Banding Together for the Common Good

In the beginning, there were people.

For thousands of years, it was popular among philosophers, theologians, and social commentators to suggest that the first humans lived as disorganized, disheveled, terrified, cold, hungry, and brutal lone-wolf beasts. But both the anthropological and archeological records prove it a lie.

Even our cousins the apes live in organized societies, and evidence of cooperative and social living is as ancient as the oldest hominid remains. For four hundred thousand years or more, even before the origin of Homo sapiens, around the world we primates have made tools, art, and jewelry and organized ourselves into various social forms, ranging from families to clans to tribes. More recently, we've also organized ourselves as nations and empires.

As psychologist Abraham Maslow and others have pointed out, the value system of humans is first based on survival. Humans must breathe air, eat food, drink water, keep warm, and sleep safely. Once the basic survival and safety needs are accounted for, we turn to our social needs - family, companionship, love, and intellectual stimulation. And when those are covered, we work to fulfill our spiritual or personal needs for growth.

Our institutions reflect this hierarchy of needs. Families, whether tribal nomads or suburban yuppies, first attend to food, water, clothing, and shelter. Then they consider transportation, social interaction, and livelihood. And when those basics are covered, our families turn to our intellectual and spiritual needs.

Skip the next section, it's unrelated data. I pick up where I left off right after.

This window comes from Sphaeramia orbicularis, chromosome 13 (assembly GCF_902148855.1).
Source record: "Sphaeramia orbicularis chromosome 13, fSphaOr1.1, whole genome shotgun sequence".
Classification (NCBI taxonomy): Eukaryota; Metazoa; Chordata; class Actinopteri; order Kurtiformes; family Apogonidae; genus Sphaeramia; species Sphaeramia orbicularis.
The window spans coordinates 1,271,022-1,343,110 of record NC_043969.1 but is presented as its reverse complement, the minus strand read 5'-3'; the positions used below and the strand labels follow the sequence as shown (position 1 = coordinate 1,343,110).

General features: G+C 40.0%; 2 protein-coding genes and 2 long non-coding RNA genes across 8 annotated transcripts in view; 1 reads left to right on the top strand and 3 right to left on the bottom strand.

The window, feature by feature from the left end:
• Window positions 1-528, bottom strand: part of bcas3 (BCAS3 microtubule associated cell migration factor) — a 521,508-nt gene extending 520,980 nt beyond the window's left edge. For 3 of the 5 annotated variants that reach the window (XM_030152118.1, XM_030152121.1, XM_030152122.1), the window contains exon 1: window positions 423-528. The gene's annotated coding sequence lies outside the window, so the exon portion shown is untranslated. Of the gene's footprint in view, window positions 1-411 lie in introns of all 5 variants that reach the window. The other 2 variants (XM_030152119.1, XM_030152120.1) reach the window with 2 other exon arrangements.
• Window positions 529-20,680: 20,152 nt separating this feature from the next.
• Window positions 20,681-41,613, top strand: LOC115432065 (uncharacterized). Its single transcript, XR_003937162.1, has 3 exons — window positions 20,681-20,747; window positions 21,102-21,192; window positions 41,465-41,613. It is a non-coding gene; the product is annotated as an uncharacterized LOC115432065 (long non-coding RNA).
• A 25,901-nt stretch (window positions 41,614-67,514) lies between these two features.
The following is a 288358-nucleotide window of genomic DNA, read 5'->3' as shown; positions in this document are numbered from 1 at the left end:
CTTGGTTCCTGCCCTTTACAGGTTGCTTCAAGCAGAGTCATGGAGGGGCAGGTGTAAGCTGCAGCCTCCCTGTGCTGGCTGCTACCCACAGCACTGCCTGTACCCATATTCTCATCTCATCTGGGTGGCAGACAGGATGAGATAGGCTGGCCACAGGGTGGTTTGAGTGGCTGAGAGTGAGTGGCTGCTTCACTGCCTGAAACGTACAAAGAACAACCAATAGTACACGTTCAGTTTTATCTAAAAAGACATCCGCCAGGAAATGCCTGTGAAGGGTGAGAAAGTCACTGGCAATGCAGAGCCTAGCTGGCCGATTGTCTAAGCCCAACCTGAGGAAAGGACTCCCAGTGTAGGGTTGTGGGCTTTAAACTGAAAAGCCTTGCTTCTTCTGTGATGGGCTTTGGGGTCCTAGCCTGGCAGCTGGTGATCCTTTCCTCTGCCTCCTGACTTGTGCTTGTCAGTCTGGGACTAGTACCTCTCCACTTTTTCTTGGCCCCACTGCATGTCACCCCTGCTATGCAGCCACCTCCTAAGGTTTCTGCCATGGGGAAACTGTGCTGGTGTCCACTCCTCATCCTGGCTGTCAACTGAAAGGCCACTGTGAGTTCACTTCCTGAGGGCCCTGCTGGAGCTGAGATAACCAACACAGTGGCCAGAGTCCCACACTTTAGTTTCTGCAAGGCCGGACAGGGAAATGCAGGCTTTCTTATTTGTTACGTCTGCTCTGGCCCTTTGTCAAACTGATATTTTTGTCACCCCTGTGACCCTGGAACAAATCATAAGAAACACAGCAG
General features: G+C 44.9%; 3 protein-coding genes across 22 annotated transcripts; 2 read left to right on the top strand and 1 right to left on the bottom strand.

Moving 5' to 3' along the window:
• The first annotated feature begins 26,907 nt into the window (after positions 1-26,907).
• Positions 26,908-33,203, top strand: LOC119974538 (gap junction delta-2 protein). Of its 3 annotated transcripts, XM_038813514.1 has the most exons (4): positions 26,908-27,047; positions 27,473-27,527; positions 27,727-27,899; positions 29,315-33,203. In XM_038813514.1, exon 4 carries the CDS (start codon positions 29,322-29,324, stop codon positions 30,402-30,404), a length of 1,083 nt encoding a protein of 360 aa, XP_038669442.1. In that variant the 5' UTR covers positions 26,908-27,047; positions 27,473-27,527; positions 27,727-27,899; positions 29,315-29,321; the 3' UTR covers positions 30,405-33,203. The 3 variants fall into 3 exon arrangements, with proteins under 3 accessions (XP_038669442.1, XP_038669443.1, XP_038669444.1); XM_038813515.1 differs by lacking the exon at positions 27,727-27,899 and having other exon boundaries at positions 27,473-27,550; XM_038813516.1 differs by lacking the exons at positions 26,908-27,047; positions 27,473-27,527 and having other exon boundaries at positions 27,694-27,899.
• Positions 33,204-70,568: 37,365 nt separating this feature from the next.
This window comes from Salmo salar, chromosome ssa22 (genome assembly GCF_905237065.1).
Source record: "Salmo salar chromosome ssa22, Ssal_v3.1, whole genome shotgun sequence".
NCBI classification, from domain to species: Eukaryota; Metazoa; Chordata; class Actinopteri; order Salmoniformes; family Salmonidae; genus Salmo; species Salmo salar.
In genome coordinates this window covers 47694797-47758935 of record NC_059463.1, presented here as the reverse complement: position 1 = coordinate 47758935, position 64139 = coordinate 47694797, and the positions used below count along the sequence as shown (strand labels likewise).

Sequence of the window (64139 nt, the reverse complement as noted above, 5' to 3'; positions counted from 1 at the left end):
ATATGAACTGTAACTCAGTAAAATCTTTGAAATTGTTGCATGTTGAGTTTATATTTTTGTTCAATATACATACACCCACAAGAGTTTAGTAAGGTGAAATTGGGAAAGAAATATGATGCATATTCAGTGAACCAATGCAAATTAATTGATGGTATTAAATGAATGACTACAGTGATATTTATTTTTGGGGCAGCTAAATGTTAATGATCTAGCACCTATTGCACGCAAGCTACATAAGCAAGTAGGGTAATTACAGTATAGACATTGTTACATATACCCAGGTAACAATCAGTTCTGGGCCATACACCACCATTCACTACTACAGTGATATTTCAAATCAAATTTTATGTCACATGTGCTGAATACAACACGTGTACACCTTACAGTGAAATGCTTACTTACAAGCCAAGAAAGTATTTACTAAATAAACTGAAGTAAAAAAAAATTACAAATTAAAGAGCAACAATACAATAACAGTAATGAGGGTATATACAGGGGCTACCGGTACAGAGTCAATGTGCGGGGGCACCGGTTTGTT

Read more here.


Randall Paul's picture
Randall Paul 6 years 14 weeks ago

Thom, today's blog is viberant with world history and psychological needs for a healthy society. I took a screenshot of it to share and save. You are exactly right about quoting our Maslows needs. When I went to a trade school for a few classes in auto repair; at one time I had the equivalent of two and a half fulltime jobs for about six months. Then I went onto get a bachelor's degree and onto a M.Ed. I was 99% completed and a Nation Honor Student. I relocated to Troy, Ohio and the school board told me they don't accept resumes off the street, and if I wanted a job in their schools, I would need to have an administrator recommend me. I told them I just moved here and don't know a soul. The lady said: "Try volunteering, maybe they will like you." and I walked away thinking, I need a paying job. Anything, a teachers assistant! So higher education does not mean greater employment. $180, 000 in student loans and FAFSA Grants...for what?

I could have stayed a mechanic and been a millionaire!

Lol, Randall

2950-10K's picture
2950-10K 6 years 14 weeks ago

Jefferson was keen enough to recognize the risk to democracy of "moneyed corporations" as early as 1816, the year winter never ended, but I doubt he could foresee how a monopolized 21st century media could indirectly place a demagogue in the White House.

This is especially alarming to anti fascists like myself because it proves that even here in the United States we are at risk for a Putinesque figure to rise to power. Felonious Donny is harmless compared to who the Kochs and Putin could prop up in the near future.....via the citizens united money pipeline to the corpse media and high tech social media.

HotCoffee's picture
HotCoffee 6 years 14 weeks ago

Anyone on the left want to speak to this?

snip from:

And if it weren’t for The Daily Caller and CNN’s Jake Tapper, we wouldn’t have known about a particularly ugly Farrakhan eruption the other day at his Saviours’ Day 2018 address.

We also wouldn’t have known about the tortured logic that some, like U.S. Rep. Danny Davis, the Chicago Democrat, use to explain their relationship with Farrakhan.

“White folks are going down. And Satan is going down. And Farrakhan, by God's grace, has pulled the cover off of that Satanic Jew and I'm here to say your time is up, your world is through," Farrakhan said in his speech.

He said other things too, but I’m not going to spread his hate here. What interests me is the silence of the left.